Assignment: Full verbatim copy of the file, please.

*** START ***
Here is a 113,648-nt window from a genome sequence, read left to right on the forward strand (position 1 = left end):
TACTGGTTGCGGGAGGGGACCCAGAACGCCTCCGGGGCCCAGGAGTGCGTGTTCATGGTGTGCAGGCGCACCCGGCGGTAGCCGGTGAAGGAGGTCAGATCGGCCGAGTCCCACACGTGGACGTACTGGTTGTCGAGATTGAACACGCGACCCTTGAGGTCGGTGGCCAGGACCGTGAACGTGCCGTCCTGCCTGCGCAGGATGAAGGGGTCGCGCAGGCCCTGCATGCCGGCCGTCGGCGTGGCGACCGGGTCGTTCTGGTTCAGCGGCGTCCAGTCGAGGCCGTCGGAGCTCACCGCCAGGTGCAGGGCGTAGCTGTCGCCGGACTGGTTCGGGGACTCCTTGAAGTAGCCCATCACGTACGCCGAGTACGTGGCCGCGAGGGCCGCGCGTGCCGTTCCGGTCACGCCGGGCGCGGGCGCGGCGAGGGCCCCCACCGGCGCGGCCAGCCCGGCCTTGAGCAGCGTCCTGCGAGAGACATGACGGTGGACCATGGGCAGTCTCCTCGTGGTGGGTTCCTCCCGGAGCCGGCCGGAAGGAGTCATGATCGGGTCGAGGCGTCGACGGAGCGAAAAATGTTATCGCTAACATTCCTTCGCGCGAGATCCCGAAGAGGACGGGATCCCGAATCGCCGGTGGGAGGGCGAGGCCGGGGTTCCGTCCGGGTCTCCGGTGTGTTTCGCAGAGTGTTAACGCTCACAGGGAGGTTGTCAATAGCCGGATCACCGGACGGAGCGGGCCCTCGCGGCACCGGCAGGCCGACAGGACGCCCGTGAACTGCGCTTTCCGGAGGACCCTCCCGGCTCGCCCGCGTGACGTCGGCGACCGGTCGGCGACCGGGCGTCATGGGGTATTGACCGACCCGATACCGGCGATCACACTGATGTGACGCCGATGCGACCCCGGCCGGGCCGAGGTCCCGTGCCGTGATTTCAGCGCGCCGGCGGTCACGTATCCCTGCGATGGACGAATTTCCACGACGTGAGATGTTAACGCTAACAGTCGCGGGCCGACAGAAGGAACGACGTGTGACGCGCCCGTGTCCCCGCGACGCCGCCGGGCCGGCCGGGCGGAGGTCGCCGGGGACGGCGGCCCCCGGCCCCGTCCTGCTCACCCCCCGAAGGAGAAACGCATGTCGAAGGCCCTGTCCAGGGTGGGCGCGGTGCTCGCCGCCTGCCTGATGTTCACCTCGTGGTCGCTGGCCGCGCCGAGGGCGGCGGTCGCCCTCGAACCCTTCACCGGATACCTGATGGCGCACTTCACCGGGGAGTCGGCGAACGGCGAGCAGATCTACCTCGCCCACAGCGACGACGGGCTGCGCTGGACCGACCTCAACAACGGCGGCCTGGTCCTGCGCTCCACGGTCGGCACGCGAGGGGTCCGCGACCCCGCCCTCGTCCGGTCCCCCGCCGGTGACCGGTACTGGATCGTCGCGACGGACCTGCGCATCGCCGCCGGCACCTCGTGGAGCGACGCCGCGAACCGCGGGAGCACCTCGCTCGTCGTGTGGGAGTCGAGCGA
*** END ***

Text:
Here is a 113,648-nt window from a genome sequence, read left to right on the forward strand (position 1 = left end):
TACTGGTTGCGGGAGGGGACCCAGAACGCCTCCGGGGCCCAGGAGTGCGTGTTCATGGTGTGCAGGCGCACCCGGCGGTAGCCGGTGAAGGAGGTCAGATCGGCCGAGTCCCACACGTGGACGTACTGGTTGTCGAGATTGAACACGCGACCCTTGAGGTCGGTGGCCAGGACCGTGAACGTGCCGTCCTGCCTGCGCAGGATGAAGGGGTCGCGCAGGCCCTGCATGCCGGCCGTCGGCGTGGCGACCGGGTCGTTCTGGTTCAGCGGCGTCCAGTCGAGGCCGTCGGAGCTCACCGCCAGGTGCAGGGCGTAGCTGTCGCCGGACTGGTTCGGGGACTCCTTGAAGTAGCCCATCACGTACGCCGAGTACGTGGCCGCGAGGGCCGCGCGTGCCGTTCCGGTCACGCCGGGCGCGGGCGCGGCGAGGGCCCCCACCGGCGCGGCCAGCCCGGCCTTGAGCAGCGTCCTGCGAGAGACATGACGGTGGACCATGGGCAGTCTCCTCGTGGTGGGTTCCTCCCGGAGCCGGCCGGAAGGAGTCATGATCGGGTCGAGGCGTCGACGGAGCGAAAAATGTTATCGCTAACATTCCTTCGCGCGAGATCCCGAAGAGGACGGGATCCCGAATCGCCGGTGGGAGGGCGAGGCCGGGGTTCCGTCCGGGTCTCCGGTGTGTTTCGCAGAGTGTTAACGCTCACAGGGAGGTTGTCAATAGCCGGATCACCGGACGGAGCGGGCCCTCGCGGCACCGGCAGGCCGACAGGACGCCCGTGAACTGCGCTTTCCGGAGGACCCTCCCGGCTCGCCCGCGTGACGTCGGCGACCGGTCGGCGACCGGGCGTCATGGGGTATTGACCGACCCGATACCGGCGATCACACTGATGTGACGCCGATGCGACCCCGGCCGGGCCGAGGTCCCGTGCCGTGATTTCAGCGCGCCGGCGGTCACGTATCCCTGCGATGGACGAATTTCCACGACGTGAGATGTTAACGCTAACAGTCGCGGGCCGACAGAAGGAACGACGTGTGACGCGCCCGTGTCCCCGCGACGCCGCCGGGCCGGCCGGGCGGAGGTCGCCGGGGACGGCGGCCCCCGGCCCCGTCCTGCTCACCCCCCGAAGGAGAAACGCATGTCGAAGGCCCTGTCCAGGGTGGGCGCGGTGCTCGCCGCCTGCCTGATGTTCACCTCGTGGTCGCTGGCCGCGCCGAGGGCGGCGGTCGCCCTCGAACCCTTCACCGGATACCTGATGGCGCACTTCACCGGGGAGTCGGCGAACGGCGAGCAGATCTACCTCGCCCACAGCGACGACGGGCTGCGCTGGACCGACCTCAACAACGGCGGCCTGGTCCTGCGCTCCACGGTCGGCACGCGAGGGGTCCGCGACCCCGCCCTCGTCCGGTCCCCCGCCGGTGACCGGTACTGGATCGTCGCGACGGACCTGCGCATCGCCGCCGGCACCTCGTGGAGCGACGCCGCGAACCGCGGGAGCACCTCGCTCGTCGTGTGGGAGTCGAGCGA